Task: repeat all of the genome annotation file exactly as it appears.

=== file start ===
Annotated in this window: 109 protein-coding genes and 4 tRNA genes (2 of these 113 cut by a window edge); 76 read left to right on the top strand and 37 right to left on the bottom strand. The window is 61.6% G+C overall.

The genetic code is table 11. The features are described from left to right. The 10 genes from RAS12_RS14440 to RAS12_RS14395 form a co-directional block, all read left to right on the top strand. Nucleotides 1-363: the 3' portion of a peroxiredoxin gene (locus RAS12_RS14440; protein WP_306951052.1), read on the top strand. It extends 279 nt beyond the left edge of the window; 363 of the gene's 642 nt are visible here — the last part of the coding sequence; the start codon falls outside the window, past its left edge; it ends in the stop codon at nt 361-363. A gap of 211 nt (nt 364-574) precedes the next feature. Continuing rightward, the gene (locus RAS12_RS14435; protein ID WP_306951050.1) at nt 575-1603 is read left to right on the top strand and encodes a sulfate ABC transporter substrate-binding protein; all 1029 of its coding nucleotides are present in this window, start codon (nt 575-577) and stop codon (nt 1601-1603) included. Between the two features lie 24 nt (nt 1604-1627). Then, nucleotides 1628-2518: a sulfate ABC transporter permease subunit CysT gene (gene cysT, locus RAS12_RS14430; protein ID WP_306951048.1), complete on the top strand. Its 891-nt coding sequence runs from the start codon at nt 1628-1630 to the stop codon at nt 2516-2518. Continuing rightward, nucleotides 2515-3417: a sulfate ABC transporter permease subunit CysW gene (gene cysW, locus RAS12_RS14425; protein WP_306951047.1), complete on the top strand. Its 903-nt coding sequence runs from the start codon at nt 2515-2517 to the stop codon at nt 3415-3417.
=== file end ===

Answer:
Annotated in this window: 109 protein-coding genes and 4 tRNA genes (2 of these 113 cut by a window edge); 76 read left to right on the top strand and 37 right to left on the bottom strand. The window is 61.6% G+C overall.

The genetic code is table 11. The features are described from left to right. The 10 genes from RAS12_RS14440 to RAS12_RS14395 form a co-directional block, all read left to right on the top strand. Nucleotides 1-363: the 3' portion of a peroxiredoxin gene (locus RAS12_RS14440; protein WP_306951052.1), read on the top strand. It extends 279 nt beyond the left edge of the window; 363 of the gene's 642 nt are visible here — the last part of the coding sequence; the start codon falls outside the window, past its left edge; it ends in the stop codon at nt 361-363. A gap of 211 nt (nt 364-574) precedes the next feature. Continuing rightward, the gene (locus RAS12_RS14435; protein ID WP_306951050.1) at nt 575-1603 is read left to right on the top strand and encodes a sulfate ABC transporter substrate-binding protein; all 1029 of its coding nucleotides are present in this window, start codon (nt 575-577) and stop codon (nt 1601-1603) included. Between the two features lie 24 nt (nt 1604-1627). Then, nucleotides 1628-2518: a sulfate ABC transporter permease subunit CysT gene (gene cysT, locus RAS12_RS14430; protein ID WP_306951048.1), complete on the top strand. Its 891-nt coding sequence runs from the start codon at nt 1628-1630 to the stop codon at nt 2516-2518. Continuing rightward, nucleotides 2515-3417: a sulfate ABC transporter permease subunit CysW gene (gene cysW, locus RAS12_RS14425; protein WP_306951047.1), complete on the top strand. Its 903-nt coding sequence runs from the start codon at nt 2515-2517 to the stop codon at nt 3415-3417.